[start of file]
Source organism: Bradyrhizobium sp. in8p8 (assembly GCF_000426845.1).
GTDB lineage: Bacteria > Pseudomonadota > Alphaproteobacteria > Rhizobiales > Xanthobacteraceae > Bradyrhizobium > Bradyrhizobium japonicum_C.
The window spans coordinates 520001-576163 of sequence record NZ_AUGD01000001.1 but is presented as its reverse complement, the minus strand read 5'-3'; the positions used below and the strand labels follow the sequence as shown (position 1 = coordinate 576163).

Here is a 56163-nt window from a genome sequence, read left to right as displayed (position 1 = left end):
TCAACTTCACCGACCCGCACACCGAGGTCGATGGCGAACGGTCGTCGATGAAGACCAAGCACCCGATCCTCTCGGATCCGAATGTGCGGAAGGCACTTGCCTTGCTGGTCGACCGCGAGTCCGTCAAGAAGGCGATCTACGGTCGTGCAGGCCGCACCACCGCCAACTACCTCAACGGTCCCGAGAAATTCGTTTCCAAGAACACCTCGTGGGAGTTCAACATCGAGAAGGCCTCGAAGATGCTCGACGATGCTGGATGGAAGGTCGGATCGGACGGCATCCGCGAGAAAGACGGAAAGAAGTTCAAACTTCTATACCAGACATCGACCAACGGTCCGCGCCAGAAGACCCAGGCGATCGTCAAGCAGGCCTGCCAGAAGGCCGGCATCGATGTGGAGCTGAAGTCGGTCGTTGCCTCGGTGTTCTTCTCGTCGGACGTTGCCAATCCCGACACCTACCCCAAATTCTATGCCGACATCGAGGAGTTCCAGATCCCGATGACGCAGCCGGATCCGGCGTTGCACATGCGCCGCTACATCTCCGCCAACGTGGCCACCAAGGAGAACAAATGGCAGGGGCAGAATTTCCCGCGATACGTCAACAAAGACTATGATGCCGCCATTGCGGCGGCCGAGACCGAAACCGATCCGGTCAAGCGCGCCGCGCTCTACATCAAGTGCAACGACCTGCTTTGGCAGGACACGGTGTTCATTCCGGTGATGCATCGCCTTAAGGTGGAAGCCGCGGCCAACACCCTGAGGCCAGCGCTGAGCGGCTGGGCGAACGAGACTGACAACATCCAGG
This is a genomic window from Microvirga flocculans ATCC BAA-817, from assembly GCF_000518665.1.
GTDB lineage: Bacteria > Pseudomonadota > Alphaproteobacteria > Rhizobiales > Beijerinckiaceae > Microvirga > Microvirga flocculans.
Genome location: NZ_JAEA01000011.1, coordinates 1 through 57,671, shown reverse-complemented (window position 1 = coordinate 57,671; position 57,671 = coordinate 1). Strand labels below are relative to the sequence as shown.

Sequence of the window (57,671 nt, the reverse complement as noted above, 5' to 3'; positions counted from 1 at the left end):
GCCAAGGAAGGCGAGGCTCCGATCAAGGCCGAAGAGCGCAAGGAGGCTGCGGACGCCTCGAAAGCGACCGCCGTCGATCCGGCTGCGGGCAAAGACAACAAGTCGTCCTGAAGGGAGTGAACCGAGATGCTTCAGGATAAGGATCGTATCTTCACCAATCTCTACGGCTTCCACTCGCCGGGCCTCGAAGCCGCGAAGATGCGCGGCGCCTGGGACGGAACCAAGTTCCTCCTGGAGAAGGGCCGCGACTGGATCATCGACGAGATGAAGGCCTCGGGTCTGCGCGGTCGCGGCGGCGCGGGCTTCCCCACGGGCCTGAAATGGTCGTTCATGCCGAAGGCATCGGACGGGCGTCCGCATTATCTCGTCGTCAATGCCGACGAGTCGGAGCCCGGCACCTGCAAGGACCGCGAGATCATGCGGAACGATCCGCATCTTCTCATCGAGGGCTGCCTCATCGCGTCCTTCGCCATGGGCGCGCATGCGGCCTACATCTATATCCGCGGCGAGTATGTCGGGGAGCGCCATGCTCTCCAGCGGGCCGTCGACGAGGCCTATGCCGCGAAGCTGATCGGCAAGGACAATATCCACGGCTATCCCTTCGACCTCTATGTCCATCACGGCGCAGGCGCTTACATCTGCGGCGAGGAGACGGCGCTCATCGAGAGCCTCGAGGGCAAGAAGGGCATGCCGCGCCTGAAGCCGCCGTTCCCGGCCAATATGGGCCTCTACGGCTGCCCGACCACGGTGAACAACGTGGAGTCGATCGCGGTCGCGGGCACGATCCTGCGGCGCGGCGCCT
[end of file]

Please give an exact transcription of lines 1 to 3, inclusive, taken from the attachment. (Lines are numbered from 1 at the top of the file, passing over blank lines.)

Source organism: Bradyrhizobium sp. in8p8 (assembly GCF_000426845.1).
GTDB lineage: Bacteria > Pseudomonadota > Alphaproteobacteria > Rhizobiales > Xanthobacteraceae > Bradyrhizobium > Bradyrhizobium japonicum_C.
The window spans coordinates 520001-576163 of sequence record NZ_AUGD01000001.1 but is presented as its reverse complement, the minus strand read 5'-3'; the positions used below and the strand labels follow the sequence as shown (position 1 = coordinate 576163).